Little/a little, few/a few

In English, there is a difference between "a little milk" (meaning that one has some milk) and "little milk" (meaning that one has not much milk). The same is with "few" and "a few".

However, when Duolingo asks me to translate "Il y a peu de lait", I put it as "There is little milk", but it also suggests "There is a little milk". Am I right to guess that there is no difference between "little" and "a little" in French? Shouldn't I say "peu" for "little" and "un peu" for "a little"?

July 9, 2012


"a little milk" = "un peu de lait" "little milk" = peu de lait same meaning as in English.

July 9, 2012

@riclage: yes and no, because the devil is in the details. The French language is full of traps with as many rules as exceptions. However, the Duo rule is: please translate exactly what is written/said. On this one, you are lucky, the nuances between "a little milk" and "little milk" are identical in French between "un peu de lait" and "peu de lait". What is suggested in both languages is that "little milk" = "peu de lait" is more judgmental than "a little milk/un peu de lait". Paraphrazing the respective meanings may help : "not much milk/ pas beaucoup de lait" vs "a small quantity of milk/une petite quantité de lait". Have I been clear enough?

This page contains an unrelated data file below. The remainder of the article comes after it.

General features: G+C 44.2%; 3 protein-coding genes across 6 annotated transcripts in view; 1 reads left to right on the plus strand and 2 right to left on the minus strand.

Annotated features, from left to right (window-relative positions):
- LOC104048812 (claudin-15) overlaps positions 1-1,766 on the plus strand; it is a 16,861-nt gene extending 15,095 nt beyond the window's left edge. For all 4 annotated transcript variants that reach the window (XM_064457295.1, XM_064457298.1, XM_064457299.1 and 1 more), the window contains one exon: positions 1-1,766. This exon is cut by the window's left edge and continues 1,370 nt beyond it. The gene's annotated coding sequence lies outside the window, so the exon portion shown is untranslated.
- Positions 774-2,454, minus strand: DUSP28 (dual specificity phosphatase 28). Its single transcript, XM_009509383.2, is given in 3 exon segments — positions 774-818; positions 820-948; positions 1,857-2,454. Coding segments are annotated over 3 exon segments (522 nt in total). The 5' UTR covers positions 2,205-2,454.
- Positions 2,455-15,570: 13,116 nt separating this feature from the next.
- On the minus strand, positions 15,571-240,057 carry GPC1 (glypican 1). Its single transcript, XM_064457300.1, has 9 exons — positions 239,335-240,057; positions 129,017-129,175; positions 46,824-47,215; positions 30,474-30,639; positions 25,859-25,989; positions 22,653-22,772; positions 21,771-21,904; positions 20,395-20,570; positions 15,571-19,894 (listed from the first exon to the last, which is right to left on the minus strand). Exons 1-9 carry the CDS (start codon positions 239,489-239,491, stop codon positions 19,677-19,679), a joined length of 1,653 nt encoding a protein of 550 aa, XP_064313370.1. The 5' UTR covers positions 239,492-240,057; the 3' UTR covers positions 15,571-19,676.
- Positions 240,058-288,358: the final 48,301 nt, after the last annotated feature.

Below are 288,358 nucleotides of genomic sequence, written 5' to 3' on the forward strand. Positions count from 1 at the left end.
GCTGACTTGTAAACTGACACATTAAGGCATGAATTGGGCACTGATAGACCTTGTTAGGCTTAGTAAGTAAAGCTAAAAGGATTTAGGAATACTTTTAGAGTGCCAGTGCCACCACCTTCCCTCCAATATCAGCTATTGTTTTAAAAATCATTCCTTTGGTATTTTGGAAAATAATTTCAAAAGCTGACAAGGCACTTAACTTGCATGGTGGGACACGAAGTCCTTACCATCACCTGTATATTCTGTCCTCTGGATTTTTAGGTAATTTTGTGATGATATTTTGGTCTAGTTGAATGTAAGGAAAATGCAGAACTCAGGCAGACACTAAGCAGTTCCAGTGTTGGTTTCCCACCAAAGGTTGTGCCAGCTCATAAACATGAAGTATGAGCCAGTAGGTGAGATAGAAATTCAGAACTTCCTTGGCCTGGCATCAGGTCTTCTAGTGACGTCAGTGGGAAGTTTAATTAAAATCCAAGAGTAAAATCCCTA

October 4, 2012

Then Duolingo was wrong to suggest also "a little milk" for "peu de lait", wasn't it?

July 9, 2012

yes, you are right !

July 9, 2012

Keep in mind that "peu" is both (1) a noun and (2) an adverb, as it is in English. There is practically no difference here in whether "peu" modifies the noun or adverb... the meaning comes across the same.

September 7, 2013
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